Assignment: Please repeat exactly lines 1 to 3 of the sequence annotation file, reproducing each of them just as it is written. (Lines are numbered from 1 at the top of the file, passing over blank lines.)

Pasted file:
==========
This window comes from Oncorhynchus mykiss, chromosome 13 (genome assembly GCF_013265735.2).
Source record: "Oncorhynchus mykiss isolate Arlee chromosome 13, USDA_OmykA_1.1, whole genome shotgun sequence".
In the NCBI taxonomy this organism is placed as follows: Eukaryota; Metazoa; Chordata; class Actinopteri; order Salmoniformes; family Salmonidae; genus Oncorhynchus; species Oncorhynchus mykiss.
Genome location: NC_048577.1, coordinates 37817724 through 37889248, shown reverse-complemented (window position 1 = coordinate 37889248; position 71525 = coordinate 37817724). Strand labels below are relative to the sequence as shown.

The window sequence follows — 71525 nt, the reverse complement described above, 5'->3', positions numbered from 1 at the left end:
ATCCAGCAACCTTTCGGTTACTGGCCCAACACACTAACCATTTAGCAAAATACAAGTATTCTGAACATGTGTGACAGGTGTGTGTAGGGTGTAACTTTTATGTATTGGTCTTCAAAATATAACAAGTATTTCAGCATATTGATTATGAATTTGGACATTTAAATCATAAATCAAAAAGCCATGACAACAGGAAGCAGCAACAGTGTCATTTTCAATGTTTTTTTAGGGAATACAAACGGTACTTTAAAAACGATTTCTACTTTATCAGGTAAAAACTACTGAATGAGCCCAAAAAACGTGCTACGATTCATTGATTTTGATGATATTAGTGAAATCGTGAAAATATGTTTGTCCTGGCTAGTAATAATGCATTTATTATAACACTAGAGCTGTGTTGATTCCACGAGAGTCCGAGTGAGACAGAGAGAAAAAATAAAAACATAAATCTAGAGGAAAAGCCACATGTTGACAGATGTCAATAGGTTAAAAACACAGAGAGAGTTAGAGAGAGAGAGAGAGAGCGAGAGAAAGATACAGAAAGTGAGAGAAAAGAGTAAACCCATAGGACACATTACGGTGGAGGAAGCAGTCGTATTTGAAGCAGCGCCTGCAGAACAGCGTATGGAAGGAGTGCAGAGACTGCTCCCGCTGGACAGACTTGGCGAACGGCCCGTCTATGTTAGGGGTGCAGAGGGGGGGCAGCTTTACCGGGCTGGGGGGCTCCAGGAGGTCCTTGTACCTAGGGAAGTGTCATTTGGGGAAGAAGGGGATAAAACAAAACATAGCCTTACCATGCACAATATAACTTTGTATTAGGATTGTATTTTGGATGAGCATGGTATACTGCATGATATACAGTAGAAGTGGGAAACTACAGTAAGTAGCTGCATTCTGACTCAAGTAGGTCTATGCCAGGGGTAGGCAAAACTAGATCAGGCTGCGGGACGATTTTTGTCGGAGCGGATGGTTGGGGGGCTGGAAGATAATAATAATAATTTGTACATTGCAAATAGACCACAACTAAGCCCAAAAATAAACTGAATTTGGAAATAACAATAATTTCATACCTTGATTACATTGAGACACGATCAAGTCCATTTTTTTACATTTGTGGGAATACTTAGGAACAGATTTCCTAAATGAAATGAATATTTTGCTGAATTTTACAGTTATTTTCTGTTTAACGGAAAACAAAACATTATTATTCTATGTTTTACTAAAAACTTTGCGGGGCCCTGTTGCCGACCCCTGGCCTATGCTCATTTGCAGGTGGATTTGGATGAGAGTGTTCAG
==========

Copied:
This window comes from Oncorhynchus mykiss, chromosome 13 (genome assembly GCF_013265735.2).
Source record: "Oncorhynchus mykiss isolate Arlee chromosome 13, USDA_OmykA_1.1, whole genome shotgun sequence".
In the NCBI taxonomy this organism is placed as follows: Eukaryota; Metazoa; Chordata; class Actinopteri; order Salmoniformes; family Salmonidae; genus Oncorhynchus; species Oncorhynchus mykiss.